While Bruce Gilley’s colleagues in the political science department remained silent as the controversy was brewing, a few of them are now speaking out. David Kinsella, professor of political science in the Hatfield School of Government at Portland State and former editor-in-chief of International Studies Perspectives,expressed repulsion at the thought of violent threats being sent to an editor or author but is concerned about the wider implications. “I also worry that this episode could encourage others to threaten violence as a means of influencing decisions about scholarly research and publication.”

The silence of so many who should be defending academic freedom clearly derives from fear. After all, as a colleague told me yesterday, if an academic published an article criticizing Big Pharma or Republican attacks on women, other academics would rush to proclaim the right to publish such articles, articles that would certainly offend some people. Why the difference? Because articles attacking Big Pharma and Republicans are acceptable to the academic Left. And if you flout the ideological standards of the Regressive Left, you’ll be subject to either personal threats or lifelong demonization as a racist, a misogynist, or some other beast of ideological impurity.

In the end, though, name-calling is inimical to free discourse, and free discourse is the only path to truth—or to social improvement.


There’s another relevant piece in Quillette that I don’t have time to discuss, but it’s good and well worth reading: “The case for contrarianism” by Oliver Traldi.

The FFRF wins a big one: federal court rules that ministers’ tax-free housing allowances violate the Constitution

You may know that American ministers have some tax advantages under the law: they often get a housing allowance from their church, and that allowance, in contrast to non-ministers who get such perks, is free from taxes.  Here’s the stipulation from the Internal Revenue Service code:

A licensed, commissioned, or ordained minister may be able to exclude from income the fair rental value of a home (a parsonage) or a housing allowance provided as compensation for ministerial services performed as an employee. A minister who is furnished a parsonage may exclude from income the fair rental value of the parsonage, including utilities. However, the amount excluded can’t be more than reasonable compensation for the minister’s services.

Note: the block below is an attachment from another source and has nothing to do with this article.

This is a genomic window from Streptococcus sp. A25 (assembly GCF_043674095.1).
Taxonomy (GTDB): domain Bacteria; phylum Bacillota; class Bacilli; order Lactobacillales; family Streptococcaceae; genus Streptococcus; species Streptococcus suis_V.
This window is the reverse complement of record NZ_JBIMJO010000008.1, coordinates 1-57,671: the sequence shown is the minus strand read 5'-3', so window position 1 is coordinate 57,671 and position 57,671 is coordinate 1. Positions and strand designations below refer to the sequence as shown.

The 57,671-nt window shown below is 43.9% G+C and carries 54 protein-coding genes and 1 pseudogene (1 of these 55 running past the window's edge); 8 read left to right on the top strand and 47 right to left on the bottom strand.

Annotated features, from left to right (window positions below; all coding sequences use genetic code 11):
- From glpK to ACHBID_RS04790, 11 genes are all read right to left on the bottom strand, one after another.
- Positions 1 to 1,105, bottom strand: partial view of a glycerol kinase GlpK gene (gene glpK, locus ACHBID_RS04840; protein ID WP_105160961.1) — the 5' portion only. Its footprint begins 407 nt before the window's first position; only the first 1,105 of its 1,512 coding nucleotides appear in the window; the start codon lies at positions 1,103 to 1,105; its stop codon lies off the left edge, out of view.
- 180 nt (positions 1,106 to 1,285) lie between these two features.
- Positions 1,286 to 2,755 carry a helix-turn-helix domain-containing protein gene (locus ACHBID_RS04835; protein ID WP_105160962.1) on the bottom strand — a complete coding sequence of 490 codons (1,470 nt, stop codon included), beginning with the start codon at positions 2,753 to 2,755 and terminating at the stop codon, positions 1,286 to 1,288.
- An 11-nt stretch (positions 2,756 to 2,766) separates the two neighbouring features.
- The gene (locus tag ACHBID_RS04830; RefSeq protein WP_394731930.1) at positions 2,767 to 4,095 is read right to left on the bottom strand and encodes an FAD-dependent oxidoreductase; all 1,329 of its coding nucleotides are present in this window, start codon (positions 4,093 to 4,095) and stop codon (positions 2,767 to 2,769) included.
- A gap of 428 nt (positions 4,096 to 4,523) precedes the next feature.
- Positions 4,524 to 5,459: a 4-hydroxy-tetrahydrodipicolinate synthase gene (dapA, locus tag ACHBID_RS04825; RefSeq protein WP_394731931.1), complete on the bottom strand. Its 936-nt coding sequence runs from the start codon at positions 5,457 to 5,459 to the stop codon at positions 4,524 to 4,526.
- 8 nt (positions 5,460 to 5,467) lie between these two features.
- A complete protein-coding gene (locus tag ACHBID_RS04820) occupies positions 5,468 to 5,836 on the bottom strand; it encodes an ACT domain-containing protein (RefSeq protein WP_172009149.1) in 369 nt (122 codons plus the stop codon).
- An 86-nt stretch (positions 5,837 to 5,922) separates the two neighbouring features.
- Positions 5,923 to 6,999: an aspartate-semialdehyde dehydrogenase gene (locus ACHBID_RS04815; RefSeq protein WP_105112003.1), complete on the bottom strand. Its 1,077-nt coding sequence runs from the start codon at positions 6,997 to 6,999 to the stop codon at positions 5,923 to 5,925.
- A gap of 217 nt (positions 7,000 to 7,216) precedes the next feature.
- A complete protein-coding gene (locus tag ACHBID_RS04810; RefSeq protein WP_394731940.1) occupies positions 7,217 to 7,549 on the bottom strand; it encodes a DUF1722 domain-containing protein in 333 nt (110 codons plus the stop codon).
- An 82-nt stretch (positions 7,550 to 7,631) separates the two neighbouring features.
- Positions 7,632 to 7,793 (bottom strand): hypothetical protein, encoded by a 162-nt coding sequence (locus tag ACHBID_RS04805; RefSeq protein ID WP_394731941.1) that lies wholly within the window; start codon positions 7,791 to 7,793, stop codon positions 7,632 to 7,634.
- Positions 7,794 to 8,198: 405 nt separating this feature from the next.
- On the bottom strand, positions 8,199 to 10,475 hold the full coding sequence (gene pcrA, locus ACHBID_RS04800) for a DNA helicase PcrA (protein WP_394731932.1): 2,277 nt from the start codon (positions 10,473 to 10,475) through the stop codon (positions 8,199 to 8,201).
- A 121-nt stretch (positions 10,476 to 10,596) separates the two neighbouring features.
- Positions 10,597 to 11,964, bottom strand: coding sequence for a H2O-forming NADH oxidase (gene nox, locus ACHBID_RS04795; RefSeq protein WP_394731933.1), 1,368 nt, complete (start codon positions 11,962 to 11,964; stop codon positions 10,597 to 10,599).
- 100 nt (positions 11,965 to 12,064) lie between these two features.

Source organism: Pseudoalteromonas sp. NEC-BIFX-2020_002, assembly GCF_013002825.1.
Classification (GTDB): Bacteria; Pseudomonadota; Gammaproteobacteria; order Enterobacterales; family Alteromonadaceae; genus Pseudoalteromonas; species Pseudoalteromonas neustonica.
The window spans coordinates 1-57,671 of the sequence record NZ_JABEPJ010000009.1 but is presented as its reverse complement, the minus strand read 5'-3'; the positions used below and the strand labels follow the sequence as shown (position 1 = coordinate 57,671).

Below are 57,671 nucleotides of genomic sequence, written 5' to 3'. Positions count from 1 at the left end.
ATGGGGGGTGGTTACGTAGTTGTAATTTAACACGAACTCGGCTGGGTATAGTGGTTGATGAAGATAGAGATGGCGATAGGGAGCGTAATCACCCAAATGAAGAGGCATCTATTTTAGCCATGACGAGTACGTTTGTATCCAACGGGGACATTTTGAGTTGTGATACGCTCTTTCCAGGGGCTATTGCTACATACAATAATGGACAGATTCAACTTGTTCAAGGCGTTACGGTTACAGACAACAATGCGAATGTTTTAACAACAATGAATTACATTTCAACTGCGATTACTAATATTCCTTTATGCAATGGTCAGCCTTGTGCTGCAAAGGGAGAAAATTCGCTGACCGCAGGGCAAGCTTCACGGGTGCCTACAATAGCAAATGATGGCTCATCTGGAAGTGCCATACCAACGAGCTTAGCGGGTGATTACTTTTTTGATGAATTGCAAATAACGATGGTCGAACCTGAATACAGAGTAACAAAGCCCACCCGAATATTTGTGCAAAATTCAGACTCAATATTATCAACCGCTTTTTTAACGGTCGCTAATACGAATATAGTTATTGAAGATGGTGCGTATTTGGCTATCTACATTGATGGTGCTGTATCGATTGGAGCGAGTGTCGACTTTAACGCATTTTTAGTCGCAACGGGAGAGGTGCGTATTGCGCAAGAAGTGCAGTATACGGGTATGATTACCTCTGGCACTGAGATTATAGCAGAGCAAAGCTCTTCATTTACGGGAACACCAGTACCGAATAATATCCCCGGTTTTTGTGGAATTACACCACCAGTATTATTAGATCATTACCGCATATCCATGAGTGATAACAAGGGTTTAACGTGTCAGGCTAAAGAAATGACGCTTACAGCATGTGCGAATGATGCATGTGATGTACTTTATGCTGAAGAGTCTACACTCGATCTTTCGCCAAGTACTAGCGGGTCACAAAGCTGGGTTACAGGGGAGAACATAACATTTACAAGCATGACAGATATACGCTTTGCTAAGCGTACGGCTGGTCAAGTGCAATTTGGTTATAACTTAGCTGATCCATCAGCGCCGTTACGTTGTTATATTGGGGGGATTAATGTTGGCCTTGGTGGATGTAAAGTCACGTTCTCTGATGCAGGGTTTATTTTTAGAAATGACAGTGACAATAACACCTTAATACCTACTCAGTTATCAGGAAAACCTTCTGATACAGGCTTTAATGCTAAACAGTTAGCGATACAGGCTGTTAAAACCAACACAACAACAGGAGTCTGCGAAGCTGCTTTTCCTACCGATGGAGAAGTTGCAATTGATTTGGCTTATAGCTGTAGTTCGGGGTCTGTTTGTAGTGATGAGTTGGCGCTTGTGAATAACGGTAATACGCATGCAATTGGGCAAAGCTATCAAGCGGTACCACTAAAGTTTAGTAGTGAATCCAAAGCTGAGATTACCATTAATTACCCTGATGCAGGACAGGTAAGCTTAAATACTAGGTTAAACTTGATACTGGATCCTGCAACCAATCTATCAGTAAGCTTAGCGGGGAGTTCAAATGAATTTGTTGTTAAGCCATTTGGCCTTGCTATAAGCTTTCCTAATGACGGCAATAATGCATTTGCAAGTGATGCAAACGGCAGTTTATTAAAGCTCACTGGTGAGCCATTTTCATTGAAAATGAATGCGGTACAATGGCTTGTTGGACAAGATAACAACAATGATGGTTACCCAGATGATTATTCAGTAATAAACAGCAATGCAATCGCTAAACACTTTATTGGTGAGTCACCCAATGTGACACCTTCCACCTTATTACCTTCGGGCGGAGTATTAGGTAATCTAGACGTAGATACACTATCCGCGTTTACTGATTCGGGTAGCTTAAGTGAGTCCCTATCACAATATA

A minister who receives a housing allowance may exclude the allowance from gross income to the extent it’s used to pay expenses in providing a home. Generally, those expenses include rent, mortgage interest, utilities, repairs, and other expenses directly relating to providing a home. The amount excluded can’t be more than the reasonable compensation for the minister’s services.

This exemption—the tax-free housing allowance can also be used by ministers for stuff like home repairs, cable television fees, towels, bedding home decor, and computers—costs the government an estimated $700 million per year in taxes, and is used widely. As Christianity Today reports (and they’re pissed off!):

CT previously examined whether pastors’ homes are really that different from everyone else’s. According to the 2018 Compensation Handbook for Church Staff, 81 percent of fulltime senior pastors receive a housing allowance, while 11 percent receive a parsonage allowance. For fulltime solo pastors, 67 percent receive a housing allowance, while 27 percent receive a parsonage allowance; among part-time solo pastors, 59 percent receive a housing allowance, while 10 percent receive a parsonage allowance.

This is a blatantly unconstitutional provision because it gives religious people a tax advantage not shared by nonbelievers. In other words, it privileges religion—a violation of the First Amendment.

On that basis, in 2013 the Freedom from Religion Foundation (FFRF) sued the government in the Federal District Court in Wisconsin—and won! (You can see the court’s ruling here.) But the government appealed, and the appeals court overruled the lower court on the grounds that the plaintiffs—the FFRF and its co-Presidents Annie Laurie Gaylor and Dan Barker—didn’t have “standing” to sue. In other words, they couldn’t prove they’d been injured by the policy, which is necessary to bring a lawsuit.

But the FFRF is tenacious. As GOP USA notes,

The foundation then had two employees who got housing allowances try to claim the exemption on their tax forms, and when the IRS denied them, the foundation re-filed the lawsuit.

Annie Laurie Gaylor, co-president of the Freedom From Religion Foundation, said they followed exactly what the 7th Circuit said they would need to do to have standing in order to bring the lawsuit.

“I think they are going to have a hard time saying we don’t have standing,” she said. “They’re going to have to look at the merits.”